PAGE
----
Preferring hard bottom, rocks, and structure like dock pilings, rocks, and seawalls, peacocks can be targeted almost exclusively in areas with hard structure nearby. “During winter, metal seawalls are a great place to find them as the sun heats up the metal faster than other materials,” explained Korczynski. “And during spring they’ll concentrate near them to spawn, fanning out their beds as close to it as possible to protect the eggs.”
For all their aggression, peacocks don’t hit plastic worms, instead preferring small colorful lures that mimic their main forage base – the midas and mayan cichlids. Bright orange and green hard baits like a Rat-L-Trap mini-trap in strawberry sunfish, Rapala Floating Minnow in fluorescent orange, and topwater popper flies will draw some impressive strikes, but for bedding fish go with small jigs, sinking flies, or Korczynski’s favorite – a 3 inch DOA shrimp in either fire tiger or copper crush. Using the same spinning gear for peacocks as he does for largemouth, the only difference in the set up is that he tips the braid with a two foot section of 20 pound Ande fluorocarbon leader. “Peacocks have a seriously abrasive mouth and some of these males can reach up to eight pounds, so you need a minimum 20 pound leader to prevent break offs.”
Bucket List Peacock
By noon I was chomping at the bit to go after peacocks. As much fun as it was winching up largemouth from the lake bottom, I couldn’t wait to tango with this fierce exotic.
Arriving at a seawall clustered with sandy potholes, I began pitching my lure to a stubborn fish nestled in one of the depressions. “That’s actually a Mayan,” said Korczynski, as I prepared another flip at what looked similar to the shape of a peacock. “There all actually cichlids, but the best way to identify them from each other is that peacocks have three vertical bars going down their side, cichlids have five, and oscars have dots.” Scanning the bed next to it, I spotted a three barred fish with green sides and a distinct orange underbelly leaving no doubt it was a peacock. “Pitch it past him then bring it on the bed and twitch it,” Craig advised. “With a slight twitch of the rod tip the fish charged the lure with the ferocity of a bull, then in the blink of an eye puffed it out of the bed without taking it into its mouth. “Try again,” he said. “They’ll do this a lot, but eventually they’ll take it once you agitate them enough.” Another pitch, but time the lure clanged against the base of the steel wall and was quickly devoured after dropping into the water. “There you go,” said Craig, as my drag spun momentarily. Before long I was proudly holding my first peacock bass.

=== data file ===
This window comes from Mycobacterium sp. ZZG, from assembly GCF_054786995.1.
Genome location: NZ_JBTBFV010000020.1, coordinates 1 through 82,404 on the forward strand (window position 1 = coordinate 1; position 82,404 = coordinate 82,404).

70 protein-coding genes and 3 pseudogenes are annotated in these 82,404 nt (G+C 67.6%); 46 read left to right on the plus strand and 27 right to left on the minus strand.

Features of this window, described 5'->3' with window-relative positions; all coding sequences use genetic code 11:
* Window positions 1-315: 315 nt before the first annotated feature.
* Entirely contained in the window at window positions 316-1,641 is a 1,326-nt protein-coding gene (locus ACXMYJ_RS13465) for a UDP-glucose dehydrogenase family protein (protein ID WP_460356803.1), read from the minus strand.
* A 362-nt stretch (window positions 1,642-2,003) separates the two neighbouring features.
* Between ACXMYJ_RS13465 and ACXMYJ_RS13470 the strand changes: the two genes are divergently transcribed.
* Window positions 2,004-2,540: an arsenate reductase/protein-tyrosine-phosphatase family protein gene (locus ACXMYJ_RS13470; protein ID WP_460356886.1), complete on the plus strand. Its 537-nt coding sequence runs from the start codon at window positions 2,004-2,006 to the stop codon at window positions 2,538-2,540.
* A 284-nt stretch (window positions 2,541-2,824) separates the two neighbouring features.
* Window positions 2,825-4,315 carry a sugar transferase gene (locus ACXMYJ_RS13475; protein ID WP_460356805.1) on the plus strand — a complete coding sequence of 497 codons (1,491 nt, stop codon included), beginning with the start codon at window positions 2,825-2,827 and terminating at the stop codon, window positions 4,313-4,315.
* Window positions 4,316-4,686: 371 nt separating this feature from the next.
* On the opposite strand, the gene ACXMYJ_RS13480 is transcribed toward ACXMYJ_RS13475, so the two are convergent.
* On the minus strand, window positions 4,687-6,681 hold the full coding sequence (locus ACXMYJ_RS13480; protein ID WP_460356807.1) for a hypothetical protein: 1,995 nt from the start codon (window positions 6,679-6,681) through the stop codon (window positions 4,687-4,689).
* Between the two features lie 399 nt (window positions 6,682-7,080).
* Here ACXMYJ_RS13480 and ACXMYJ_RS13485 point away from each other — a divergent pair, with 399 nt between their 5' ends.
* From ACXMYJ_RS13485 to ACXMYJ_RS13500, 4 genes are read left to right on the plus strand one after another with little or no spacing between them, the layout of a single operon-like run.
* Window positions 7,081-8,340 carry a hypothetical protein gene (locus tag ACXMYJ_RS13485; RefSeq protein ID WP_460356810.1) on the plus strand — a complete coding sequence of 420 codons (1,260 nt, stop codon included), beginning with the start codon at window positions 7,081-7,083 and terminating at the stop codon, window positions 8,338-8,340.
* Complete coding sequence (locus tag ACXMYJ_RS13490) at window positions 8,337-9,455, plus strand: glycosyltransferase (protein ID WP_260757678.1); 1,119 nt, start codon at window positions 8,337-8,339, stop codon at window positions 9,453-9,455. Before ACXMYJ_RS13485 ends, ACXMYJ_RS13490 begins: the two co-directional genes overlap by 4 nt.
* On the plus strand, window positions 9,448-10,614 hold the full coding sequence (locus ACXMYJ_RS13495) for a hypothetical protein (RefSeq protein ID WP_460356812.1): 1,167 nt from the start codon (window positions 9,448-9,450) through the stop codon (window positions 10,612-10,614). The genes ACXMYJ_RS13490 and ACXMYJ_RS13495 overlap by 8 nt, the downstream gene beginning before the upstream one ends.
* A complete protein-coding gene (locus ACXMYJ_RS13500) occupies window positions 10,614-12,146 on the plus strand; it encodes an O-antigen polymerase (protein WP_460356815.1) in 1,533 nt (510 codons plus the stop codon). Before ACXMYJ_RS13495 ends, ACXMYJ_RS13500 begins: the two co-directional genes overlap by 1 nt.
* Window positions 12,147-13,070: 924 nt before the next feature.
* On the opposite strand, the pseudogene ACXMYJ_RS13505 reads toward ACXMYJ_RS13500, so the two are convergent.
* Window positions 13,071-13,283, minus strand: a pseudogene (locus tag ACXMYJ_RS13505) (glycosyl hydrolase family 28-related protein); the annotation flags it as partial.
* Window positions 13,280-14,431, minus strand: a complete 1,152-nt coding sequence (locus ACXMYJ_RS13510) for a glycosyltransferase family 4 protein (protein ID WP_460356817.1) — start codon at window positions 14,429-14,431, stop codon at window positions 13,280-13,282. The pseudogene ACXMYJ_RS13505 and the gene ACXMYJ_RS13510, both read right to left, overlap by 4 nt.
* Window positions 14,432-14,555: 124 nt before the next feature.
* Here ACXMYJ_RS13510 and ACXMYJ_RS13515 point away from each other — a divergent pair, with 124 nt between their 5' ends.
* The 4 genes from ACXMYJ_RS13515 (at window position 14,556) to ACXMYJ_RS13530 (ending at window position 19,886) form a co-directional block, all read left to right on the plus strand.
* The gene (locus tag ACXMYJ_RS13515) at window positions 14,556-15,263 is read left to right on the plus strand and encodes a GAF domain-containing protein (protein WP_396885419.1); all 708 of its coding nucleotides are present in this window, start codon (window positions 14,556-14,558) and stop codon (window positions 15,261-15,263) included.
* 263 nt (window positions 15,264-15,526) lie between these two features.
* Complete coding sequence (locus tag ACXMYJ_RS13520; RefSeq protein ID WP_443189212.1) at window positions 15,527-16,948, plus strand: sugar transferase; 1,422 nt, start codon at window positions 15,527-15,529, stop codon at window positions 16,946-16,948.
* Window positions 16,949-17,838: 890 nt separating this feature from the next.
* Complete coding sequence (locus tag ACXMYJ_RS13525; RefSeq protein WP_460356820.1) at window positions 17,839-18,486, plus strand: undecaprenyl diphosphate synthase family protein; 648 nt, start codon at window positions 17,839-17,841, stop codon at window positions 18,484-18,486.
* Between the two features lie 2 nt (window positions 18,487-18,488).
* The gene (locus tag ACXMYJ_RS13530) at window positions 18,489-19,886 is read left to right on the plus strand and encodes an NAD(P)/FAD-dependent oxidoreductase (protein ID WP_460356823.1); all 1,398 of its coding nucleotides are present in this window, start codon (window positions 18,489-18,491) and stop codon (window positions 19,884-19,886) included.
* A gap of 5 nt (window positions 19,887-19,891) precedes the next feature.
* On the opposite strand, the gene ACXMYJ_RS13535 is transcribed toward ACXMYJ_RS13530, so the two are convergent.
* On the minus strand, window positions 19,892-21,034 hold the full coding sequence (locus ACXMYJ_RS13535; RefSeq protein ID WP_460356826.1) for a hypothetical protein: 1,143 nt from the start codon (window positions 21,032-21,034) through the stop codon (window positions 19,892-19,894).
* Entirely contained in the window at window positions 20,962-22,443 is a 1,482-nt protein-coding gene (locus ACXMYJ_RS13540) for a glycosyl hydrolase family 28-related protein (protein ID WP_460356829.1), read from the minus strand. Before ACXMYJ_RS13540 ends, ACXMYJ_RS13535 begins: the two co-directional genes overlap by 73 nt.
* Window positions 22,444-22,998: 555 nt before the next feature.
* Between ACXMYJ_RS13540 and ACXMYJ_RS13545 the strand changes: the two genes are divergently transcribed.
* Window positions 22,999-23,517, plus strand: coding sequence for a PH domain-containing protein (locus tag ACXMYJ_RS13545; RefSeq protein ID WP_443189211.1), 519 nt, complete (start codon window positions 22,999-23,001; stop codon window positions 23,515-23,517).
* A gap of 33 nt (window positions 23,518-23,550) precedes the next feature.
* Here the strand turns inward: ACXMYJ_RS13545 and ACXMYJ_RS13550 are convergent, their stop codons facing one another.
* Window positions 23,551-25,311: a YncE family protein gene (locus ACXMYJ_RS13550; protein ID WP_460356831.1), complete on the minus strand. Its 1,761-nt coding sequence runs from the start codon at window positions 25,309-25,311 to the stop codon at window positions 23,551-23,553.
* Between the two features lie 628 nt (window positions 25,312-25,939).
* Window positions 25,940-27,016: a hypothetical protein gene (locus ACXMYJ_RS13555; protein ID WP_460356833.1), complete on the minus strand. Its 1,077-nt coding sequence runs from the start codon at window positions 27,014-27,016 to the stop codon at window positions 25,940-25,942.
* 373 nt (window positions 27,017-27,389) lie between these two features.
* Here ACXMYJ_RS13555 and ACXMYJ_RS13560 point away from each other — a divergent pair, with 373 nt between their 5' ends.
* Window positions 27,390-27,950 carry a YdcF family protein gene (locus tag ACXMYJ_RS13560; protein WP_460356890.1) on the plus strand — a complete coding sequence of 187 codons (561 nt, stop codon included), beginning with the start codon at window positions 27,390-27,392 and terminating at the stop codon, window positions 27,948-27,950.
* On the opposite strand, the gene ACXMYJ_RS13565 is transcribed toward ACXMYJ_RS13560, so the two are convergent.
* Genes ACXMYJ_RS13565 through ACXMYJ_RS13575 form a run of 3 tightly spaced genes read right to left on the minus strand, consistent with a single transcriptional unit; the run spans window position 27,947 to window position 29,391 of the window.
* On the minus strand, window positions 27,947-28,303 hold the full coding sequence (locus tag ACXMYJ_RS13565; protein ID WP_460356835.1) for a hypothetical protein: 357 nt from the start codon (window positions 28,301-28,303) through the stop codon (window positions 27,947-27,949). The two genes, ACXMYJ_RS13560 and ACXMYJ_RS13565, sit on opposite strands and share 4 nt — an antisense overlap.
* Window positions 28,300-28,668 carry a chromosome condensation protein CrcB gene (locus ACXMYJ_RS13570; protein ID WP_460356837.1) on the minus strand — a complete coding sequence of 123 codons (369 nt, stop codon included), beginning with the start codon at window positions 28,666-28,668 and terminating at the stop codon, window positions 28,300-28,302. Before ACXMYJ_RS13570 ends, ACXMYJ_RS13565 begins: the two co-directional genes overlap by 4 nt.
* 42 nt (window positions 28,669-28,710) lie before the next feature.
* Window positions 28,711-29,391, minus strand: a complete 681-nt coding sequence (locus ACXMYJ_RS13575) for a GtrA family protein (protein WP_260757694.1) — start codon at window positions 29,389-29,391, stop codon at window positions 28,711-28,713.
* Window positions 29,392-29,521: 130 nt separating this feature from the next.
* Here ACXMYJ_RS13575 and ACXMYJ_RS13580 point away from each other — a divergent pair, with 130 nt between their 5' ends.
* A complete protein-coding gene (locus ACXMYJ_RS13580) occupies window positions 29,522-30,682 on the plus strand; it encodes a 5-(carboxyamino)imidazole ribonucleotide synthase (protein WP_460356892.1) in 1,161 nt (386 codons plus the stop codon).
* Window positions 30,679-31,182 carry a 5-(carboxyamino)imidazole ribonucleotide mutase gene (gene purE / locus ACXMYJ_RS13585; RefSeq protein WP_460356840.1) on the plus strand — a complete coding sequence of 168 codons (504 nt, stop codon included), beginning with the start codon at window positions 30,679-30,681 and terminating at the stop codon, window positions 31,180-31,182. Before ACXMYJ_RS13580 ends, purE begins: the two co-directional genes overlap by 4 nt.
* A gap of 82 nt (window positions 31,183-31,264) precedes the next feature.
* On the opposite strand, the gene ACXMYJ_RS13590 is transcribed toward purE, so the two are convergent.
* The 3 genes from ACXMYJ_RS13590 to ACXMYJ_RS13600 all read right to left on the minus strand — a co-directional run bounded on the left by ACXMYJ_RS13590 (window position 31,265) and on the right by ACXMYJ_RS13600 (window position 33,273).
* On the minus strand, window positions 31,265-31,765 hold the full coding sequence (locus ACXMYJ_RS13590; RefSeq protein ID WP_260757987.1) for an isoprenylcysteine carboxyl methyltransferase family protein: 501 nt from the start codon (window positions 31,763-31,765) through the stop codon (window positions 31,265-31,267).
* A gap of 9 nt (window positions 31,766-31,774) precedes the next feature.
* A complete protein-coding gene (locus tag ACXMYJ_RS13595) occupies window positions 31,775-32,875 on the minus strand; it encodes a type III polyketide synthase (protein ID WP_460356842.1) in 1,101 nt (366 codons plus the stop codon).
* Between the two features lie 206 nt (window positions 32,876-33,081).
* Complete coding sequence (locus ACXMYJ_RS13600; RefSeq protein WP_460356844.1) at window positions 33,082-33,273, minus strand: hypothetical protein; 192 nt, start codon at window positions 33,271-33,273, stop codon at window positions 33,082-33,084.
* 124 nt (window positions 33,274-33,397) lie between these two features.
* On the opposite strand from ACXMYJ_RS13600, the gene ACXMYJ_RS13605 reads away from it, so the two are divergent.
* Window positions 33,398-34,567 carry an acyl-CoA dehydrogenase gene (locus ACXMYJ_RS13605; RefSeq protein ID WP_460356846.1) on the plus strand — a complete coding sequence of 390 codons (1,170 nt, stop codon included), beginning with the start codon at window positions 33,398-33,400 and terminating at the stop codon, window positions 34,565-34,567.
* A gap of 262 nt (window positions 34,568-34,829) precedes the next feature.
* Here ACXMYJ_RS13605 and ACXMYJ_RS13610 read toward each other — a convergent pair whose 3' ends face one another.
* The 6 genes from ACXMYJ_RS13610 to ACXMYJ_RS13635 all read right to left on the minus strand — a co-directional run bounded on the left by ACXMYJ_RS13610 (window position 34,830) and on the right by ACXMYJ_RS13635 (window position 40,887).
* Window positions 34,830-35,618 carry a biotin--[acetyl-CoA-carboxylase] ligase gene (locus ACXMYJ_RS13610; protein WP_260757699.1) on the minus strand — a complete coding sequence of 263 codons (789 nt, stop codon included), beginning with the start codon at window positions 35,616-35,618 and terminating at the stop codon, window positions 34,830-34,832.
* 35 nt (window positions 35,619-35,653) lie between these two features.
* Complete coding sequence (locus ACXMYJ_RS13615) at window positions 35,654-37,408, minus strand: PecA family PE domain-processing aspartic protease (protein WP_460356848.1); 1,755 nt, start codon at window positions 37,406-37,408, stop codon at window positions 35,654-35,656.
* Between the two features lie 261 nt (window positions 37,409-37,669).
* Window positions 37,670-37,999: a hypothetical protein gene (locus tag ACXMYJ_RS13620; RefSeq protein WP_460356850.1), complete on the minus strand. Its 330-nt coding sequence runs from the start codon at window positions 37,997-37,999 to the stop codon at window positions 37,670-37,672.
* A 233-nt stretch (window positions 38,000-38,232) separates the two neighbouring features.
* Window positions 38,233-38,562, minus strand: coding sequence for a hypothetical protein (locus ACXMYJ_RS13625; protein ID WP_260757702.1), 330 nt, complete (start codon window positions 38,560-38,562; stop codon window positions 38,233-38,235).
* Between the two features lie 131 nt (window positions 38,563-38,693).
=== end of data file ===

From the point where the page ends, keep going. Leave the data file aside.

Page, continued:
When to Go
Florida peacocks generally aren’t active until noon, pretty much the opposite of a largemouth schedule, so you can make a day of catching both species as long as you can stand the midday heat during the spring and summer months. May through September is the easiest time to bed fish peacocks if sight fishing’s your game, but during April, the largemouth spawn is in full swing, and the peacock’s pre-spawn ritual consists of crushing topwater lures like their Amazonian cousins. This is the peak window to catch both a big female largemouth, and a big hump-headed male peacock all in the same trip. Regardless of what time of year you choose to visit, be sure to bring plenty of sunscreen, extra lures, and plenty of iguana repellant, as you just never know what you may encounter in the urban jungle.
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Captain Craig Korcysnki